‘This is a catastrophe. This is a system which is in crisis,’ he told reporters in Melbourne.

‘This is a matter of heartbreak for families who are having to farewell loved ones – but not in person, in ICUs across the state.’  

New South Wales on Tuesday recorded 14 new cases of the virus. 

Six of the new cases are linked to the funeral gatherings cluster, four cases are associated with Thai Rock Wetherill Park, and one case is associated with the Thai Rock restaurant at Potts Point. One case is a staff member at the Apollo restaurant in Potts Point. 

On Monday Victoria suffered six deaths and a record 532 new cases.

Chief Health Officer Brett Sutton said that figure could mark the peak of the crisis but The Australian Medical Association Victoria warned that if numbers do not come down then a Stage Four ‘New Zealand-style lockdown’ would soon be needed.

‘What New Zealand did for a month is that they closed pretty much all businesses other than pharmacies, medical clinics, grocery stores, petrol stations and really curtailed a lot of retail shopping and a lot of businesses,’ President Julian Rait told 3AW on Monday.

‘That’s the model that I would look to and clearly they were able to achieve elimination through that with a month of such measures. 

‘I am not suggesting that is necessarily possible now in Victoria with the number of cases but I would suggest that stronger measures for a shorter period might be a preferable strategy to months and months of what we have got at the moment.’  

Professor Sutton said he hoped the numbers would continue to decrease. 

‘Modelling, with our effective reproduction number that I have seen most recently, suggests that today should be the peak,’ he told reporters on Monday.

‘I’m not going to sit back and say today is the peak. We have to see what happens in coming days.’

Premier Andrews said people who are going to work sick – including those who work at aged care facilities – are the ‘biggest driver’ of the state’s second wave.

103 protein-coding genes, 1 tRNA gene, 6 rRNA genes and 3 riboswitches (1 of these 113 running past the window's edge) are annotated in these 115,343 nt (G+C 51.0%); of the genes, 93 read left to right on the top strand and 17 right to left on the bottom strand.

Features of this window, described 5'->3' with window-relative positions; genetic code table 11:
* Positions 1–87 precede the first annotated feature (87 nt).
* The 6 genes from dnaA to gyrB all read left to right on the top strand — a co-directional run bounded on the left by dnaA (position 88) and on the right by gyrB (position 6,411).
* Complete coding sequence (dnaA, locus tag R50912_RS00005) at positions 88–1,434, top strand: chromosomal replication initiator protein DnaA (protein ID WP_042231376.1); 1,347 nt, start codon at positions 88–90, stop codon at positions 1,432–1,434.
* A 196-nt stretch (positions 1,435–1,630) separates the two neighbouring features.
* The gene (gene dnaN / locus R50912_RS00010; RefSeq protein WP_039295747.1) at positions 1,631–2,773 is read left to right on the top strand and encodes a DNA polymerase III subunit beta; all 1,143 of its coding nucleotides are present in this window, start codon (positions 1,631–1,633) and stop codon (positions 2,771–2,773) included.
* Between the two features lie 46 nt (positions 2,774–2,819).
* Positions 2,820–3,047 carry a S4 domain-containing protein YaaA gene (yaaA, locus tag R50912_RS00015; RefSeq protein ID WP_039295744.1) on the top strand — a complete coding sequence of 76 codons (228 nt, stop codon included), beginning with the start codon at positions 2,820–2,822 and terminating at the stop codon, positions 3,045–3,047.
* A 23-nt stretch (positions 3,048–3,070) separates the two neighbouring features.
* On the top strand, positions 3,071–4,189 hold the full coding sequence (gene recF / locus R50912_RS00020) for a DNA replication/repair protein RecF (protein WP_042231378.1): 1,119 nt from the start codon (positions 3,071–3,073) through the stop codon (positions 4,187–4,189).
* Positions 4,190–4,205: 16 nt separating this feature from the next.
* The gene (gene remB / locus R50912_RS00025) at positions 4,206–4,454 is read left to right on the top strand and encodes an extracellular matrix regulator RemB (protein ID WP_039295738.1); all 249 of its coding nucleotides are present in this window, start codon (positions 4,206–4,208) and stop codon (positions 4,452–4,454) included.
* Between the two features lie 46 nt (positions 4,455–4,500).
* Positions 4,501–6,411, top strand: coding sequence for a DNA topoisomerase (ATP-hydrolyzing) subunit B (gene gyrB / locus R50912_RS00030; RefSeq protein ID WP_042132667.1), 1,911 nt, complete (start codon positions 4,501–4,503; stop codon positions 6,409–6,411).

He warned the state’s six-week lockdown, which started on July 8, would not end until people stop going to work with symptoms.

Mr Andrews even flagged the possibility some industries could be shut down.

‘If we were to continue to see outbreaks, if we were to continue to see people quite obviously attending work when they shouldn’t be, then every option becomes on the table,’ he said.

Monday’s deaths included a woman in her 90s, a man and a woman in their 80s, a man and a woman in their 70s and a man in his 50s.

Five of the deaths linked to aged care outbreaks.

Victoria has reported 58 deaths in the past six weeks, taking the state’s toll to 77 and the national figure to 161.

Mr Andrews on Monday night pleaded with young people to stay at home. 

‘This virus doesn’t just affect older people,’ he wrote on Facebook. 

‘Young, fit and otherwise healthy people are struggling to breathe.’ 

Victoria’s Health Minister Jenny Mikakos echoed the premier’s sentiments. 

‘This is not an older person’s disease. A quarter of infections we are seeing are young people in their 20s,’ she said. 

‘People in their 60s only represent six per cent.

‘This is a highly contagious virus that can strike anyone in our community regardless of their age, regardless of their circumstances.’